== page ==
There are a number of questions you should be thinking about:

  • What happens if a sole or majority shareholder dies?

  • Does the personal estate planning you have undertaken to date align with the aims of the business? You may have left company shares in your Will to particular individuals but you should think about how this works with your company's articles of association and any shareholders agreement that you may have in place

  • Do the company's articles of association/or shareholders agreement contain pre-emption rights on the transfer of shares?

  • If you want your shares to be transferred to your business partner or a family member when you die, how will the transferee fund the purchase of your shares?

  • Do you have suitable life insurance in place (such as shareholder protection insurance) to facilitate the funding of the transfer of your shares on death?

  • If you do have insurance, does this align with the relevant provisions in the company's articles of association?

Building blocks of Succession Planning

The best planning often starts with a comprehensive understanding of the financial landscape for any family and business. A clear understanding of the family dynamics, aspirations, priorities and medium and long-term goals is also needed.

  • A succession plan

Shareholders Agreement and articles for the company/business - It is imperative for business to have shareholder's agreement and articles which set out how the business is run. These documents make it much easier to move forward in an orderly manner. The agreements can set out the intention for the shares, any pre-emption rights and options to purchase the shares.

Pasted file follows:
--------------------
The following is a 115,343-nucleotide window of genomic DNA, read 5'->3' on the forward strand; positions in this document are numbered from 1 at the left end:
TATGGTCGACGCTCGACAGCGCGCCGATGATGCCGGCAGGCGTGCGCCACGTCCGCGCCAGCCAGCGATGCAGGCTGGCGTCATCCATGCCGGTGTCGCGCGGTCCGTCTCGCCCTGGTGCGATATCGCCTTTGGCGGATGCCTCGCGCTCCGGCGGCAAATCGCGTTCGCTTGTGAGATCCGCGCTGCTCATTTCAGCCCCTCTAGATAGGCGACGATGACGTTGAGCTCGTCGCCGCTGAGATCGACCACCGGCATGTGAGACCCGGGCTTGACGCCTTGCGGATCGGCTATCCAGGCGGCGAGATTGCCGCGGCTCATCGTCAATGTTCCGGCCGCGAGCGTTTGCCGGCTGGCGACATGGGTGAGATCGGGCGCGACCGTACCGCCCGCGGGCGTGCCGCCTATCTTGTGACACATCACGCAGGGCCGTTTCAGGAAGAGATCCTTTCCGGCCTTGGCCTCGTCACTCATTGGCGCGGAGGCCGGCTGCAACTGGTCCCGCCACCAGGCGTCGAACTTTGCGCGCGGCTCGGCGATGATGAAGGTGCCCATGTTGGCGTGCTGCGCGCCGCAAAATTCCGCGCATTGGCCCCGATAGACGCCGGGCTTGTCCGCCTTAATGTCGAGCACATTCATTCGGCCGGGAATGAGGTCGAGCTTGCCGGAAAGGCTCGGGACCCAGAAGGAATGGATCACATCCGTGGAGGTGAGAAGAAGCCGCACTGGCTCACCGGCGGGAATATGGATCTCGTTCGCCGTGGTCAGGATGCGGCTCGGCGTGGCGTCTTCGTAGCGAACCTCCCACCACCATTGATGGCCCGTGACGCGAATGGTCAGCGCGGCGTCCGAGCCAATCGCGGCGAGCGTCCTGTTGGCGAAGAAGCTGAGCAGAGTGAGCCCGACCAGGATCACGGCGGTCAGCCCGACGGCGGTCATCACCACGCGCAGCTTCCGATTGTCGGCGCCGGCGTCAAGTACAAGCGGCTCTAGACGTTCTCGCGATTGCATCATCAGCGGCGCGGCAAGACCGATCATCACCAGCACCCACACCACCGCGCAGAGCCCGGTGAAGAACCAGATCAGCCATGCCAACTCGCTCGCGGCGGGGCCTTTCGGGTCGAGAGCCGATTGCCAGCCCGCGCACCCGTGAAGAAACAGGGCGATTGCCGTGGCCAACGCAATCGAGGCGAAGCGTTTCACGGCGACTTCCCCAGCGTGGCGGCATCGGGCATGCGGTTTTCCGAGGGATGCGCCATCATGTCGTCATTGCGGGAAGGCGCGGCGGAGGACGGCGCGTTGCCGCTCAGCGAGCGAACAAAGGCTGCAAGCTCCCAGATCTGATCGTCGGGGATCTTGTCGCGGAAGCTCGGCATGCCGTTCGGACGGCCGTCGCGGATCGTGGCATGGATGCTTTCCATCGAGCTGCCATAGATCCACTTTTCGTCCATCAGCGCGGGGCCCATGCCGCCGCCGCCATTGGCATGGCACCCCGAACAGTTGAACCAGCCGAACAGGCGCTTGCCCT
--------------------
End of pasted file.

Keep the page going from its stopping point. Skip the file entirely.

Separate to the shareholders agreement, you should consider a plan for how you anticipate the company to continue including leadership and management. This is focussing on the practical aspects of running the business including those more emotional decisions. The starting point is often dialogue within the family and creating expectations and formalising plans can avoid conflicts post death and any costly legal challenges. Transparent conversations and the right structures and documents in place ensure that family businesses and the families that run them will have clarity and certainty for the future.

  • Insurance

Founders can make their companies the beneficiaries of life insurance policies. Shareholder protection policies can allows shareholders to exercise an option for cash to be available to buy the shares in the business. Additionally, key person insurance can help replace lost revenue if a founder passes away. The business would pay the premium during the key person's life and then be eligible to collect a benefit after they die. This payment may be essential to continuing business operations.

  • Wills

Any business owner or shareholder should also ensure that they have an up to date Will which stipulates what should happen to their shares on death. They should check that the Will is consistent with the company's articles of association so there is no conflict or confusion. Business Property Relief trusts are a widely used estate planning tool to protect and preserve wealth and those should be considered when preparing the Will.

A founder's unexpected death will almost certainly have negative consequences for a company. However, if the business establishes a succession plan and takes other prudent steps, it can cushion the impact. The future of a family business hinges on effective succession planning. Once a plan is in place, it then needs to be reviewed regularly particularly at important life events.